But his retirement was not permanent. At age 42, Pep was working out with a fighter and the fight card's promoter was so impressed with Pep's work that he suggested a comeback to pay for expenses. After winning an eight-round decision over Harold McKeever, Pep decided to keep going, "just for kicks," and won his next eight fights over modest competition. On March 16, 1966, in Richmond, Va., the 43-year-old Pep ended his career with a six-round decision loss to Calvin Woodland.

    Pep finished his 26-year pro career with a record of 230-11-1 with 65 knockouts, and the 230 wins represent the most ever compiled by a world champion. Upon retirement, Pep worked as a referee (most notably for the Johnny Famechon-Fighting Harada featherweight title fight), an inspector and a sports columnist. Pep was one of the charter enshrinees when the International Boxing Hall of Fame opened in 1990 and for years afterward was one of the induction weekend's most popular attendees.

    Rest in peace, champ. You will never be forgotten.

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    An Homage to Willie Pep

    I recently wrote the following on Pep:

    Willie Pep turned pro in July 1940 at age 17. He won the featherweight title in November 1942 with a W15 over Chalky Wright. Talk about staying busy - at that time, Pep had a record of 54-0. Wright's record was 131-30-15. That's what I call a title fight.

    At 63-0, in 1943 Pep lost his first fight, a non title fight at lightweight. Weighing only 130 pounds, Pep lost a 10 round decision to 134.5 pound 70-16-5 Sammy Angott, a fighter who usually fought in the lightweight, junior welter, and later welter weight range. Pep would not lose again until 1948.

    In late 1946, Pep was a passenger in a plane crash that killed and badly injured a number of people. Although doctors said that he would never box again, Willie was back in the ring again five months later.

    After holding the title for almost six years and fighting anyone and everyone, at age 26 in October 1948, with a record of 135-1-1, Pep lost his world featherweight title via KOby4 to Sandy Saddler, then 85-6-2. In 1949, Pep won back the title with a W15 over Saddler in what was called the fight of the year. The following year, Pep would be stopped by Saddler, and woud lose to him once more in 1951.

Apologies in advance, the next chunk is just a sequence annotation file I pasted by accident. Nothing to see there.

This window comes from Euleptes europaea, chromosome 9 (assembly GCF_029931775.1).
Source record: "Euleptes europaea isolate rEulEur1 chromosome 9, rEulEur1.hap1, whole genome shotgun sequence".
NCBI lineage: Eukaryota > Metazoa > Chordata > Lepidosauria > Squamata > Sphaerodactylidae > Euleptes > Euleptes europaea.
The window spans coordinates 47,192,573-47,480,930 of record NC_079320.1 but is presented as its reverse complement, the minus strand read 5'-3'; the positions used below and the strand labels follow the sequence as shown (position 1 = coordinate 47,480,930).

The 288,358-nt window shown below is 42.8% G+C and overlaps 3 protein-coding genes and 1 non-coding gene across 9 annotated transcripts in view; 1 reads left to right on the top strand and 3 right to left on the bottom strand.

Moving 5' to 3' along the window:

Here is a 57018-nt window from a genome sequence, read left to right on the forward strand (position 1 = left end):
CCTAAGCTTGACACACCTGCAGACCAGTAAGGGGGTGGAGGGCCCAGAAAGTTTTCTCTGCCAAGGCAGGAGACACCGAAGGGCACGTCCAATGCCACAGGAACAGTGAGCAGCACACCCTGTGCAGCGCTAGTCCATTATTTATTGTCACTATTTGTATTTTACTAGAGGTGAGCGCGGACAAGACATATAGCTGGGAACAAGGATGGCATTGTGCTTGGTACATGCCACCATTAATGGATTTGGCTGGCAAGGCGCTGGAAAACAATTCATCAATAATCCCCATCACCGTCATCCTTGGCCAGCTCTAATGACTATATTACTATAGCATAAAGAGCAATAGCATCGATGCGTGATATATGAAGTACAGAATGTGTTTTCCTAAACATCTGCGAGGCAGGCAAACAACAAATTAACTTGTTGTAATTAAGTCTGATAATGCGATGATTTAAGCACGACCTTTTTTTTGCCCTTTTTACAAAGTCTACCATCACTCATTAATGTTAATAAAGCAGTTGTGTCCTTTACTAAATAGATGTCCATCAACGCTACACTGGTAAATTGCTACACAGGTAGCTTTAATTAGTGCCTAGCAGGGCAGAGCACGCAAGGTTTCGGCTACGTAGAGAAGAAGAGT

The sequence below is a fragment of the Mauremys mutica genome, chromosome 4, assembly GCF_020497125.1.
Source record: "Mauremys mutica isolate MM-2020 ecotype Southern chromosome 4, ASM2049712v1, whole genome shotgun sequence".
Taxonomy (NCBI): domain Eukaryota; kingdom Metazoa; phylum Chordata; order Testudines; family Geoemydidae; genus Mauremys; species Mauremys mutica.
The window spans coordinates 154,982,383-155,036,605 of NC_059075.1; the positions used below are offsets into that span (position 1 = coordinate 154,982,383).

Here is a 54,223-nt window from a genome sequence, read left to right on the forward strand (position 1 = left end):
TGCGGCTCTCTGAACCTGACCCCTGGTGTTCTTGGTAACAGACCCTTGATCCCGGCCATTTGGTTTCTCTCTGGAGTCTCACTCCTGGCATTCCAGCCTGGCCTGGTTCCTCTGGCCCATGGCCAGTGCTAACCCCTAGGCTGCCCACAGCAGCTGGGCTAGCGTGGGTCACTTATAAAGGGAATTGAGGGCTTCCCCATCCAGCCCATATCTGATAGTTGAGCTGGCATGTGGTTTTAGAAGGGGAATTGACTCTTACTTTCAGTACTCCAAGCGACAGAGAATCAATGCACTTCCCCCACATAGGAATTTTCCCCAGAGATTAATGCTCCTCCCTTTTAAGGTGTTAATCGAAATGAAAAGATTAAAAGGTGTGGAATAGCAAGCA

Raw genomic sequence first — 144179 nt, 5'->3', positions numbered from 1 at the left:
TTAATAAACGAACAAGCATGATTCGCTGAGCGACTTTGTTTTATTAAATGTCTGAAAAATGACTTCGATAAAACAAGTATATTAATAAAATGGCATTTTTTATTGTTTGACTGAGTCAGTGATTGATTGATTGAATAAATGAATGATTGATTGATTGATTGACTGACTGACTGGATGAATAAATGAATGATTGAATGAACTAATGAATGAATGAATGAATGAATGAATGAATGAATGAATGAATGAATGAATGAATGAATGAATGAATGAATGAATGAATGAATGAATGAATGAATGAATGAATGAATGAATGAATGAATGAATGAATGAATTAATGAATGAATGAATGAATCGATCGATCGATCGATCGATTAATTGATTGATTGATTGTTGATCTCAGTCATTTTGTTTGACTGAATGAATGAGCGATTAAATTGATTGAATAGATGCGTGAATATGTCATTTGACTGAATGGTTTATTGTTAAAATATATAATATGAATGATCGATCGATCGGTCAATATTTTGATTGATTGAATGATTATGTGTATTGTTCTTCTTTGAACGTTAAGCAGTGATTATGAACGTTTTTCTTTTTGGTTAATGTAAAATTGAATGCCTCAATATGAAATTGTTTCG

Pep continued fighting until 1959, took a hiatus, came back in 1965, and retired in 1966 with a career pro record of 230-11-1 with 65 KOs.

    Although not the most powerful fighter, Willie Pep was a smooth boxer with beautiful footwork, excellent speed and timing, good sense of range, smooth head movement, and was always very relaxed. One of the greatest featherweights of all time.

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    Re: R.I.P. Willie Pep

    I met Pep at a boxing function in 1994 and found him to be a humble, quiet and polite man. This combined with his very small stature made it hard to believe he was a veteran of so many ring wars and unquestionably one of the greatest fighters ever. I feel honoured to have met him.

    Rest in Peace Willie.

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    Re: R.I.P. Willie Pep

    Who is the oldest living former world champion...Jake LaMotta?

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    Re: R.I.P. Willie Pep



    Last edited by kikibalt; 11-25-2006 at 02:23 PM.

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    R.I.P. Willie Pep


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    Willie Pep vs Sandy Saddler....1951




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    Willie Pep & Babe Ruth


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    R.I.P. Willie Pep


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    Re: Vale Willie Pep

    He has to be the greatest pure boxer ever.
    Rocky Marciano told a story of Pep on "The Main Event" as to how when Pep was a kid he would get the bullies to chase and and he would lead them into a doorway and then smash the door in their faces.
    I guess that was the start of his hit and not get hit practice.
    RIP Champ.
    Karl

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    Re: R.I.P. Willie Pep

    RIP willie pep.